Under Australia's voluntary National Greenhouse and Energy Reporting (NGER) Scheme, only Scope 1 and 2 are reported. However, Scope 3 (value chain emissions) can account for up to roughly 90% of company emissions, making Scope 3 emissions essential for accurate emissions reduction strategies.
How are carbon emissions measured?
Carbon emissions are incredibly difficult to measure with any sort of accuracy. There are a number of calculation tools to measure a company's emissions, though they require a significant level of detail to generate a reliable result; information that most people don't have. A variety of factors such as the type of coal, gas or oil used, efficiency of energy production, and efficiency of emissions filtration systems affects the quantity of carbon emitted into the atmosphere. Whether or not Scope 3 emissions (upstream and downstream emissions) are included in the measurement significantly changes the results. All of these factors and more make measuring emissions a challenging task for any company. Fair Supply can take the complexity out of measuring carbon emissions by calculating your Scope 1, 2 and 3 emissions for you. Click here to find out more.
How can carbon emissions be reduced?
There are two core actions to reduce carbon emissions: switching to low-carbon alternatives and improving the efficiency of current systems. Low-carbon alternatives include transitioning to renewable energy, electric vehicles, and producing lower-carbon foods (such as vegetables, poultry and fish). Carbon emissions can also be reduced by improving the efficiency of agriculture through improved crop yields, streamlining supply chains to reduce transportation of goods, and utilising energy efficient technologies.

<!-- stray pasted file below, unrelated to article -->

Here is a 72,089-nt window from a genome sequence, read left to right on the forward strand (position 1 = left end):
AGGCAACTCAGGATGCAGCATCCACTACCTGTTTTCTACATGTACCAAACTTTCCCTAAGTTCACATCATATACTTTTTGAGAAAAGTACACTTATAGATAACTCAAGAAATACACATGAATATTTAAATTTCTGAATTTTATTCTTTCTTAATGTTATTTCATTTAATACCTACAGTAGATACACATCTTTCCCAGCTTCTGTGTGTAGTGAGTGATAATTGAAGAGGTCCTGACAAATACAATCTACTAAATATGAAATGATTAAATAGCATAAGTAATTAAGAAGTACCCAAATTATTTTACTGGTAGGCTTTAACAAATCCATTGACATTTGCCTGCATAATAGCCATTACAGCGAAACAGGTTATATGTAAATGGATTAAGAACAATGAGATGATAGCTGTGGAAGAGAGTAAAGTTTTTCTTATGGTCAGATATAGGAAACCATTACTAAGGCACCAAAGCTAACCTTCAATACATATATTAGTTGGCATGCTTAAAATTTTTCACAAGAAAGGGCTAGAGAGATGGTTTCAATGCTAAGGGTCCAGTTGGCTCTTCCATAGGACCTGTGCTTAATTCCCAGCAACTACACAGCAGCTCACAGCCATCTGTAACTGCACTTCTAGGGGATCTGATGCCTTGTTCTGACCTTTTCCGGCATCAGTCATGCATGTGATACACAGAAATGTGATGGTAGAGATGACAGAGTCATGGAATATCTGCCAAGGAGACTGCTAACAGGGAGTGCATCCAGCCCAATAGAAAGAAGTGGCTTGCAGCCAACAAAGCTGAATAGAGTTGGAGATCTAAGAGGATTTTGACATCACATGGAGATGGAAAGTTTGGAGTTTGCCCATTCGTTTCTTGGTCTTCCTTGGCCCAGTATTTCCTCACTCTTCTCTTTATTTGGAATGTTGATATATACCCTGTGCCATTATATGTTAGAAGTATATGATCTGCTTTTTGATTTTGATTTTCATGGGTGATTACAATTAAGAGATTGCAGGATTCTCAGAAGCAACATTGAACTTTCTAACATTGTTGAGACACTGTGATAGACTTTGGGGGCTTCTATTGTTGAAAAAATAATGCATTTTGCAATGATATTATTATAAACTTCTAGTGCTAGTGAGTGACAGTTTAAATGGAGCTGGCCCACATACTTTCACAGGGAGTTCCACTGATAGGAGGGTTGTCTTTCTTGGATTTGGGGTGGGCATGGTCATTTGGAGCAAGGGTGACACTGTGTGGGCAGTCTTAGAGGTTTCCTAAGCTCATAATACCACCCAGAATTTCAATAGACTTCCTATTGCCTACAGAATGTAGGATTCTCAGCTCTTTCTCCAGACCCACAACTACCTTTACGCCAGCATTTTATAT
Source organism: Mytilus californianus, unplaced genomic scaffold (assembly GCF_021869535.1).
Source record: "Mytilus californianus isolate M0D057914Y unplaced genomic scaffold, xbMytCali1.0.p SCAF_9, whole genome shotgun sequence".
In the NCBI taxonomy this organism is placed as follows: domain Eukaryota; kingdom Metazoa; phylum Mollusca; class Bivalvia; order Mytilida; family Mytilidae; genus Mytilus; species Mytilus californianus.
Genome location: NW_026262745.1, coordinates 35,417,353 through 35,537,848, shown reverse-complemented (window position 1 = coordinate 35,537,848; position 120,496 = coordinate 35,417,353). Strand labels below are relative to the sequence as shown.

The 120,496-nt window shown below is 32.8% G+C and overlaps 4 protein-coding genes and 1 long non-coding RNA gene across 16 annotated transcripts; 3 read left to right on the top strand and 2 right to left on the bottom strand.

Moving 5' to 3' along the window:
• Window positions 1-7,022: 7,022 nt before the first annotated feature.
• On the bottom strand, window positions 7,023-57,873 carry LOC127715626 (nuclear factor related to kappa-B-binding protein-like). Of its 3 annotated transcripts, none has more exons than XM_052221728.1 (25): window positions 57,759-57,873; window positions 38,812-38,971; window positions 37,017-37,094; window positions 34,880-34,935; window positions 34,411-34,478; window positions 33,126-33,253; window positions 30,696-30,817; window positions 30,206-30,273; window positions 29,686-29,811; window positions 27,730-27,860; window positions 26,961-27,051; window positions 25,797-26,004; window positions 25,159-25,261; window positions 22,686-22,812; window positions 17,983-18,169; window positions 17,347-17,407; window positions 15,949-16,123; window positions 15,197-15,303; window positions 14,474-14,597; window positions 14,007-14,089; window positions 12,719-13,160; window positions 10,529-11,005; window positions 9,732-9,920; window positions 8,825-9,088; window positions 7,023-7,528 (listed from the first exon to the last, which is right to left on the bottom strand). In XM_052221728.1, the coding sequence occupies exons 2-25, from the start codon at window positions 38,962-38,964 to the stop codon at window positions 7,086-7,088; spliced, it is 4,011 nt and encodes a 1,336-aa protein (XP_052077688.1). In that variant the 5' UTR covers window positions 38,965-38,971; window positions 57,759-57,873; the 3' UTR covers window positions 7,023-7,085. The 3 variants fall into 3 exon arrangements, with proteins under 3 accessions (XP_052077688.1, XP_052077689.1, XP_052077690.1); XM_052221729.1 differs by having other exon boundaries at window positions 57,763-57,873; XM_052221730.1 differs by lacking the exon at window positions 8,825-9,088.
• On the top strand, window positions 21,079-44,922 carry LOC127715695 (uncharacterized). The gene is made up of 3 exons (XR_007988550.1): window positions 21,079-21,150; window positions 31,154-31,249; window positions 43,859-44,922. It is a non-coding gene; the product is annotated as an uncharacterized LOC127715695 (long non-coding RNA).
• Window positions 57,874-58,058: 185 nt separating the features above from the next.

What are negative emissions?
'Negative emissions' involves removing carbon from the atmosphere to reduce current emission levels. 'Positive emissions' refer to carbon emissions that are released into the atmosphere. Negative emissions are a promising area for overall emissions reduction, however current methods of 'capturing' carbon are not efficient enough to compete with emissions production.
What is Net-zero?
Net-zero is the goal of balancing GHG emissions produced and removed from the atmosphere to achieve a net zero emissions. Net-zero does not mean that no more emissions can be produced, but rather that new emissions are offset by carbon sequestration. Currently, over 136 countries have set or are considering setting a target for net-zero emissions. Of those countries, 44 countries and the European Union have implemented policies to meet this target, with 10 countries making the pledge legally binding. Net zero pledges cover around 70% of global GDP and carbon emissions. The majority of participating countries have pledged to achieve net-zero by 2050.